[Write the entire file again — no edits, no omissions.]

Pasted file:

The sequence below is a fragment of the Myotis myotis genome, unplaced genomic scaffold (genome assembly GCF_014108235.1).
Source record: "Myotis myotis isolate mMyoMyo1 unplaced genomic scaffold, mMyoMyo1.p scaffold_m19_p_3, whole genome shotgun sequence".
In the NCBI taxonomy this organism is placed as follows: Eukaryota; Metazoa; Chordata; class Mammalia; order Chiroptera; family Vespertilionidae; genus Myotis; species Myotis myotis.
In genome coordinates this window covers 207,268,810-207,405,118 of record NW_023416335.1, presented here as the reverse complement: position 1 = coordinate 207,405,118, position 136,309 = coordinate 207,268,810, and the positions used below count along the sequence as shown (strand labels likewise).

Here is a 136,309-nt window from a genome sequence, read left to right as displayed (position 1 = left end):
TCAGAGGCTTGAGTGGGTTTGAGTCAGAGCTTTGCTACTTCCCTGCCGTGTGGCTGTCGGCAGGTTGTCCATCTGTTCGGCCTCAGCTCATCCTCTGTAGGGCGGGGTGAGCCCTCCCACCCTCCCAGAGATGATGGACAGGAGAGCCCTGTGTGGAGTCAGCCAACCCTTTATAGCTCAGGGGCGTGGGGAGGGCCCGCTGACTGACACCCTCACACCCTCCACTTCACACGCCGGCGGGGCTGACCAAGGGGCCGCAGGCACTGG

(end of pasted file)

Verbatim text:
The sequence below is a fragment of the Myotis myotis genome, unplaced genomic scaffold (genome assembly GCF_014108235.1).
Source record: "Myotis myotis isolate mMyoMyo1 unplaced genomic scaffold, mMyoMyo1.p scaffold_m19_p_3, whole genome shotgun sequence".
In the NCBI taxonomy this organism is placed as follows: Eukaryota; Metazoa; Chordata; class Mammalia; order Chiroptera; family Vespertilionidae; genus Myotis; species Myotis myotis.
In genome coordinates this window covers 207,268,810-207,405,118 of record NW_023416335.1, presented here as the reverse complement: position 1 = coordinate 207,405,118, position 136,309 = coordinate 207,268,810, and the positions used below count along the sequence as shown (strand labels likewise).

Here is a 136,309-nt window from a genome sequence, read left to right as displayed (position 1 = left end):
TCAGAGGCTTGAGTGGGTTTGAGTCAGAGCTTTGCTACTTCCCTGCCGTGTGGCTGTCGGCAGGTTGTCCATCTGTTCGGCCTCAGCTCATCCTCTGTAGGGCGGGGTGAGCCCTCCCACCCTCCCAGAGATGATGGACAGGAGAGCCCTGTGTGGAGTCAGCCAACCCTTTATAGCTCAGGGGCGTGGGGAGGGCCCGCTGACTGACACCCTCACACCCTCCACTTCACACGCCGGCGGGGCTGACCAAGGGGCCGCAGGCACTGG